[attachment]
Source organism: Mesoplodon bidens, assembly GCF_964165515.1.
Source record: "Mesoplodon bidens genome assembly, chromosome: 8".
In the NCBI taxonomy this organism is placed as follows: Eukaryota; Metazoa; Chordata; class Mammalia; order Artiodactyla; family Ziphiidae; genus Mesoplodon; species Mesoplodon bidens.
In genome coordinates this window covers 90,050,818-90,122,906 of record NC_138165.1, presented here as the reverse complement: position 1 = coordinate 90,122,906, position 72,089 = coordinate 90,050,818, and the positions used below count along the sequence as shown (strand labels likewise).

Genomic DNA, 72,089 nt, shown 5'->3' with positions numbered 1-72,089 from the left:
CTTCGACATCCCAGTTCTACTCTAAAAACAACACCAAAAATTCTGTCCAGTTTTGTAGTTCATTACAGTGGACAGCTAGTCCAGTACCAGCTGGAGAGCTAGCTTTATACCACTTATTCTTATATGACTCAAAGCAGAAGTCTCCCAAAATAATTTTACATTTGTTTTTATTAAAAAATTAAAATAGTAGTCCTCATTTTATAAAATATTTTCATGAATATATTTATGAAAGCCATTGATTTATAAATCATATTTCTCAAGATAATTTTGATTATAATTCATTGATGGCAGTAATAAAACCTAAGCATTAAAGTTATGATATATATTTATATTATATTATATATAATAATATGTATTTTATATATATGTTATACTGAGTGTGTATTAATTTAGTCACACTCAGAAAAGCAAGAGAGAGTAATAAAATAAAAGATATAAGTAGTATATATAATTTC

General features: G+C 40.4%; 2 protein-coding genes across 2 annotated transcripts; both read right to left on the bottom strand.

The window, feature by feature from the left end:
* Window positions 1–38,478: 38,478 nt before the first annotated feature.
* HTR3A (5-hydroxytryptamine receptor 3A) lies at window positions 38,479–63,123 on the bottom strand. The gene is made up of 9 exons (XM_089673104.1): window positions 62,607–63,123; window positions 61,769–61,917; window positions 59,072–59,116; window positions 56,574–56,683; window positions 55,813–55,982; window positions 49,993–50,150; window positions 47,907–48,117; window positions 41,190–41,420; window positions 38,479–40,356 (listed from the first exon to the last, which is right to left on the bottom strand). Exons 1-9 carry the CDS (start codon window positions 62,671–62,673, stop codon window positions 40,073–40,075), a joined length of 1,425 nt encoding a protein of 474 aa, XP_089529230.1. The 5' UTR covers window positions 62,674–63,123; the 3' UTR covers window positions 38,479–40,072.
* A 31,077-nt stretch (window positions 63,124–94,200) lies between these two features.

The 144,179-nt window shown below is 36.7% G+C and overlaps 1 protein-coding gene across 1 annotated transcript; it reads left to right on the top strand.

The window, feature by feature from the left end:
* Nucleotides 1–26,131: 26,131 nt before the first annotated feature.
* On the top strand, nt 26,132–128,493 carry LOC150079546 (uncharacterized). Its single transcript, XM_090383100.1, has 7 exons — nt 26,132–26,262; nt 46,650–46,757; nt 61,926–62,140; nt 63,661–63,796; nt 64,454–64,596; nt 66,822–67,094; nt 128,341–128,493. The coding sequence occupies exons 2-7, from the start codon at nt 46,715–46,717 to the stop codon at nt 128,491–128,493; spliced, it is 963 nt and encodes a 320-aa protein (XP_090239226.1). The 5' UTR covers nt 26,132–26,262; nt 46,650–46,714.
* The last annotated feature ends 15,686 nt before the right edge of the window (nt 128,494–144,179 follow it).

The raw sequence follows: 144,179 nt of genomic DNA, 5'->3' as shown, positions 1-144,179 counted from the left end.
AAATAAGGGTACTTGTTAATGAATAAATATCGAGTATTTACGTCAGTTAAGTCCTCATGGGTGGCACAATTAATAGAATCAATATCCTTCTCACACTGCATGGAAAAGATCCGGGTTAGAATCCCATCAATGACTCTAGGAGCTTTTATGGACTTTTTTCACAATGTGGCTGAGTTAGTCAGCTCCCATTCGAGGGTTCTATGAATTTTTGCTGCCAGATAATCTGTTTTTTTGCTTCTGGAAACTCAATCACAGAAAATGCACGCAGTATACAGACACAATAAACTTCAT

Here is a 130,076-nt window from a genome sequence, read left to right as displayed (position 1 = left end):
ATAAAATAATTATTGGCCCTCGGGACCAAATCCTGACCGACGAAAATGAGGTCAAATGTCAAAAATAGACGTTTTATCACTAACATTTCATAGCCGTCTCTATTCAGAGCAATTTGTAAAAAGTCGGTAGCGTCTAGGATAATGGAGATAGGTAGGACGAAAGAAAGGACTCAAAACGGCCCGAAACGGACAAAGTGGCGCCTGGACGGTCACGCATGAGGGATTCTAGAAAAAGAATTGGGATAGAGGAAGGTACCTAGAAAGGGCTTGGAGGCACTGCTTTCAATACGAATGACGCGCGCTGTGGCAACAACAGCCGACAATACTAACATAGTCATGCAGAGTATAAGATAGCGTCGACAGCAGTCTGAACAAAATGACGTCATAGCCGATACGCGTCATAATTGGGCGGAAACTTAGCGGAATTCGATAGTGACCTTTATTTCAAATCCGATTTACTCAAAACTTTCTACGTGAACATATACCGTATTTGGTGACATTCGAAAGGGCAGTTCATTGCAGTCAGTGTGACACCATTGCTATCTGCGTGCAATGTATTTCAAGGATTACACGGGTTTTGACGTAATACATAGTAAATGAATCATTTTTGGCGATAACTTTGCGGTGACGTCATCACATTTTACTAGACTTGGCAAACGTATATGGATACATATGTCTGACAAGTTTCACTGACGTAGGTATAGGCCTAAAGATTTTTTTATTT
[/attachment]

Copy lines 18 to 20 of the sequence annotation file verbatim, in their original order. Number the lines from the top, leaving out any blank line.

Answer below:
AAATAAGGGTACTTGTTAATGAATAAATATCGAGTATTTACGTCAGTTAAGTCCTCATGGGTGGCACAATTAATAGAATCAATATCCTTCTCACACTGCATGGAAAAGATCCGGGTTAGAATCCCATCAATGACTCTAGGAGCTTTTATGGACTTTTTTCACAATGTGGCTGAGTTAGTCAGCTCCCATTCGAGGGTTCTATGAATTTTTGCTGCCAGATAATCTGTTTTTTTGCTTCTGGAAACTCAATCACAGAAAATGCACGCAGTATACAGACACAATAAACTTCAT

Here is a 130,076-nt window from a genome sequence, read left to right as displayed (position 1 = left end):
ATAAAATAATTATTGGCCCTCGGGACCAAATCCTGACCGACGAAAATGAGGTCAAATGTCAAAAATAGACGTTTTATCACTAACATTTCATAGCCGTCTCTATTCAGAGCAATTTGTAAAAAGTCGGTAGCGTCTAGGATAATGGAGATAGGTAGGACGAAAGAAAGGACTCAAAACGGCCCGAAACGGACAAAGTGGCGCCTGGACGGTCACGCATGAGGGATTCTAGAAAAAGAATTGGGATAGAGGAAGGTACCTAGAAAGGGCTTGGAGGCACTGCTTTCAATACGAATGACGCGCGCTGTGGCAACAACAGCCGACAATACTAACATAGTCATGCAGAGTATAAGATAGCGTCGACAGCAGTCTGAACAAAATGACGTCATAGCCGATACGCGTCATAATTGGGCGGAAACTTAGCGGAATTCGATAGTGACCTTTATTTCAAATCCGATTTACTCAAAACTTTCTACGTGAACATATACCGTATTTGGTGACATTCGAAAGGGCAGTTCATTGCAGTCAGTGTGACACCATTGCTATCTGCGTGCAATGTATTTCAAGGATTACACGGGTTTTGACGTAATACATAGTAAATGAATCATTTTTGGCGATAACTTTGCGGTGACGTCATCACATTTTACTAGACTTGGCAAACGTATATGGATACATATGTCTGACAAGTTTCACTGACGTAGGTATAGGCCTAAAGATTTTTTTATTT